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Set up to fail
The writer of this article has asked us not to publish their name

A report into the disregard of good health and safety practises during line blockages without additional protection and the persecution of signallers who fall foul of the traps set.

On 4th December 2010, the RSSB issued new line blockage rules which, in many circumstances, eliminated the need for workers to place additional protection on the track. This placed the onus for the safety of those workers with the signaller. These rules demand that the signaller uses reminder appliances only to protect staff working on the line, even if a safer method is easily available, thus relying on the supposed infallibility of the signaller to protect several teams of workers. This method takes no account of human factors or ergonomic principles, and sets up the signaller to fail.

We all make errors

By making a busy signaller - who has a myriad of different duties - the guardian of trackworkers’ safety, the RSSB and Network Rail have put those workers at risk and the signaller under stress. This method of relying on someone not making a mistake is totally rejected by the HSE.

We all make errors irrespective of how much training and experience we possess or how motivated we are to do it right. Failures are more serious for jobs where the consequences of errors are not protected. However, errors can occur in all tasks, not just those which are called safety-critical.

Source: Reducing error and influencing behaviour (HSE, second edition, 1999)

Isn’t it just about people taking more care?

The RSSB, when challenged about the safety of line blockages without additional protection stated, “If the line blockage is correctly applied using the specified protocols on each occasion then it cannot be considered as dangerous.” This is patently nonsense and the HSE knows this.

It is quite wrong to believe that telling people to take more care is the answer to these problems. While it is reasonable to expect people to pay attention and take care at work, relying on this is not enough to control risks.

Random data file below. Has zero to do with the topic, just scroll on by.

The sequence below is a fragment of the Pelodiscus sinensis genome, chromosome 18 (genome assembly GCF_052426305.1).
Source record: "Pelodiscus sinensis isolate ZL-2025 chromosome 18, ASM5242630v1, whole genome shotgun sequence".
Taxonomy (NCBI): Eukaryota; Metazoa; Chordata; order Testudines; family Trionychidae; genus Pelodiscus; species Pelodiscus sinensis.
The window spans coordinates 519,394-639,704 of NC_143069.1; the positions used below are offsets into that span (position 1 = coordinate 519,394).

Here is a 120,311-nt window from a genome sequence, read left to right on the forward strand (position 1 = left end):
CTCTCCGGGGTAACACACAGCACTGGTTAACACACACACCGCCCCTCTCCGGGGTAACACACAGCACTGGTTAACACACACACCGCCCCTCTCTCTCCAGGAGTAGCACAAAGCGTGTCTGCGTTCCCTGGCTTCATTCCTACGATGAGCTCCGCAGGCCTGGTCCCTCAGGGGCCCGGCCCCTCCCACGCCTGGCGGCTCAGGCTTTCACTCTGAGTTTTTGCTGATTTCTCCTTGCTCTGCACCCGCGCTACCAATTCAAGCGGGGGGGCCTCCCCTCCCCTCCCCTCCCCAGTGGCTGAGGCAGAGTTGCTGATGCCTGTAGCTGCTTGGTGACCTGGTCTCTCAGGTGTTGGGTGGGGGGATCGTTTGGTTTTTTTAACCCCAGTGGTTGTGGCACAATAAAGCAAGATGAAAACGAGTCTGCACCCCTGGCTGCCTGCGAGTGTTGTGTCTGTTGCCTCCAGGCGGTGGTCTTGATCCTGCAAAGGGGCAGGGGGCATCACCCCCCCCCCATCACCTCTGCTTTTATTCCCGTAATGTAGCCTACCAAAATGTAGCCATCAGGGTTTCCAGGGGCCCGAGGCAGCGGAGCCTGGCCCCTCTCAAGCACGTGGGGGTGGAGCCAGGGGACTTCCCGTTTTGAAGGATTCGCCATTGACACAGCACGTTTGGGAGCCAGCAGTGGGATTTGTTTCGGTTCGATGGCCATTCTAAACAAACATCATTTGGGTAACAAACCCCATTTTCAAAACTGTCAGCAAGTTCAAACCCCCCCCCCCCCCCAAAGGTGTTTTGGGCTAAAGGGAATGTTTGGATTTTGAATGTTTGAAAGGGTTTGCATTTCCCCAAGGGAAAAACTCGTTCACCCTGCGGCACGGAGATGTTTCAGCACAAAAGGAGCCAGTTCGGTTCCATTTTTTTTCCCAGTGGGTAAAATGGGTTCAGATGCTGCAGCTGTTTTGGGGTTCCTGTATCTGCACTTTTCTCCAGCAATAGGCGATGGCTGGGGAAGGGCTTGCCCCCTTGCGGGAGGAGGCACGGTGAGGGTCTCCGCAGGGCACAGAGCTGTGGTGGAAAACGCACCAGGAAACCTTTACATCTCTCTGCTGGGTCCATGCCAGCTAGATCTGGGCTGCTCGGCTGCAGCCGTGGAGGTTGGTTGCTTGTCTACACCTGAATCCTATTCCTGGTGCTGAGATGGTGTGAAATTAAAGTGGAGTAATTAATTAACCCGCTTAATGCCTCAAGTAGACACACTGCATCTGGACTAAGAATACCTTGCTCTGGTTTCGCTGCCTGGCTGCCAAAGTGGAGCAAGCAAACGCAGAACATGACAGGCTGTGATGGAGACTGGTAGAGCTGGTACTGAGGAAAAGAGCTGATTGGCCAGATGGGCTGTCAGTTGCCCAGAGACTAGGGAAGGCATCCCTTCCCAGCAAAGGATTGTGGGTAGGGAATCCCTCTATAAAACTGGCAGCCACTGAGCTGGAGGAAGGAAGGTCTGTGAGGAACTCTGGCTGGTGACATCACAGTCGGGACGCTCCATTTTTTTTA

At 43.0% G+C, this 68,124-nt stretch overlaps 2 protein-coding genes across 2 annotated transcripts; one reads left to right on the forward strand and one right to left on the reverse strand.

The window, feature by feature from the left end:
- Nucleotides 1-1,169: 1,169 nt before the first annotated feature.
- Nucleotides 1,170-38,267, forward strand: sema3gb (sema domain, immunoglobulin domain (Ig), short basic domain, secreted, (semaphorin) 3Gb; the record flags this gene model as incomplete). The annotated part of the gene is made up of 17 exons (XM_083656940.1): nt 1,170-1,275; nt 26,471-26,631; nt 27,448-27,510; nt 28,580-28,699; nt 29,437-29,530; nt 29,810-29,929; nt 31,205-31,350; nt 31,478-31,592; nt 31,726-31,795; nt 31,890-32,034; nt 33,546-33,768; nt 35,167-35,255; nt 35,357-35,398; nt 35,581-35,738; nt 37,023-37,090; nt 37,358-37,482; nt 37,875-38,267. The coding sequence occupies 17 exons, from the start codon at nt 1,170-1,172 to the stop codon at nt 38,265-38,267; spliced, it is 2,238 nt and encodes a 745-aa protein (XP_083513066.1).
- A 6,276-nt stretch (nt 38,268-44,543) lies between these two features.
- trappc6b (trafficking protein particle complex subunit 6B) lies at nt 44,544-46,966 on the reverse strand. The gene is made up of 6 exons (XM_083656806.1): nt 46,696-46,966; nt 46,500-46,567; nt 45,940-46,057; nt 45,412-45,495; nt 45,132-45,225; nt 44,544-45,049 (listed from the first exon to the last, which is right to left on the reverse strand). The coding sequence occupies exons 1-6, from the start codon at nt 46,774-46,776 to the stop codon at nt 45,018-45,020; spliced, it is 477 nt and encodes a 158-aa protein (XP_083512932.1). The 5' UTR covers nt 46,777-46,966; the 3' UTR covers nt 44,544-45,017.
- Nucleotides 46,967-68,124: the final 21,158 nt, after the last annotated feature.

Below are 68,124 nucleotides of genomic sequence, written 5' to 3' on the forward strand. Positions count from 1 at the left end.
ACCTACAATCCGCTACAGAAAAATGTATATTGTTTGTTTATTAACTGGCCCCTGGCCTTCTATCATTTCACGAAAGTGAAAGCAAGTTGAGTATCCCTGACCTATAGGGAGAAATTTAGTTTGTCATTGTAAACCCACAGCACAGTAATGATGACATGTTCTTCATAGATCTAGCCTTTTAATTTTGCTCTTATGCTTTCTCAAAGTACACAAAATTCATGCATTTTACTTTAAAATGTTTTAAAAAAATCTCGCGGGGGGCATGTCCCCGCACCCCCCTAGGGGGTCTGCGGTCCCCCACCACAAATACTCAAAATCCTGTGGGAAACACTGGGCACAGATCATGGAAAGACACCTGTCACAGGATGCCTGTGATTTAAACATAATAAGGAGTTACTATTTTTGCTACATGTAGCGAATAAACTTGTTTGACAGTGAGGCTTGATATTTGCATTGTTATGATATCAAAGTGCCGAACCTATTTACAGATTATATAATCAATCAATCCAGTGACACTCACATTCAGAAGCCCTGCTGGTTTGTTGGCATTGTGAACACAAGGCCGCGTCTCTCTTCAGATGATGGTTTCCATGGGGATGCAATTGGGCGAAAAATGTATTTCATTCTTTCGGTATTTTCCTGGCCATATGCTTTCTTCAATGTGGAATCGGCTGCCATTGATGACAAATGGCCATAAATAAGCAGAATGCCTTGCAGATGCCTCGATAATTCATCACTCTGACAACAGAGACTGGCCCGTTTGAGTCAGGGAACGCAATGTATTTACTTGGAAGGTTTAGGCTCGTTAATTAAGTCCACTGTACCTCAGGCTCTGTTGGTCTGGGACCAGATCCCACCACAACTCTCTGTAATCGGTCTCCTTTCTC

Source: Reducing error and influencing behaviour (HSE, second edition, 1999)

Consideration of human factors is a key ingredient of effective health and safety management

Using additional protection will considerably reduce the chances of a train entering a line blockage and will help protect the signaller from persecution for making a mistake. Line blockages using a disconnection must be made easier and have more respect for the signallers’ workload. When challenged about no additional protection, the RSSB stated, “Also you may be taking the view that additional protection should be applied for all line blockages purely to protect trackworkers, when this is not the case.” All precautions should be taken to ensure safety according to the HSE.

Adequate workplace precautions have to be provided and maintained to prevent harm to the people at risk. These precautions include: procedures and warnings, safe systems of work, controls on equipment, alarms, safety instructions, communications arrangements, and machine guards. All of these need to be designed with the human in mind to make sure that they are used correctly and reliably. Ergonomic changes to the task and the working environment also help to reduce risks and can improve the physical and mental well-being of the workforce.

Source: Reducing error and influencing behaviour (HSE, second edition, 1999)
Without additional protection, when trying to look after several groups of workers as well as running hundreds of trains, the signaller is totally exposed to errors.

Through a failure a person can directly cause an accident. However, people tend not to make errors deliberately. We are often ‘set up to fail’ by the way our brain processes information, by our training, through the design of equipment and procedures and even through the culture of the organisation we work for.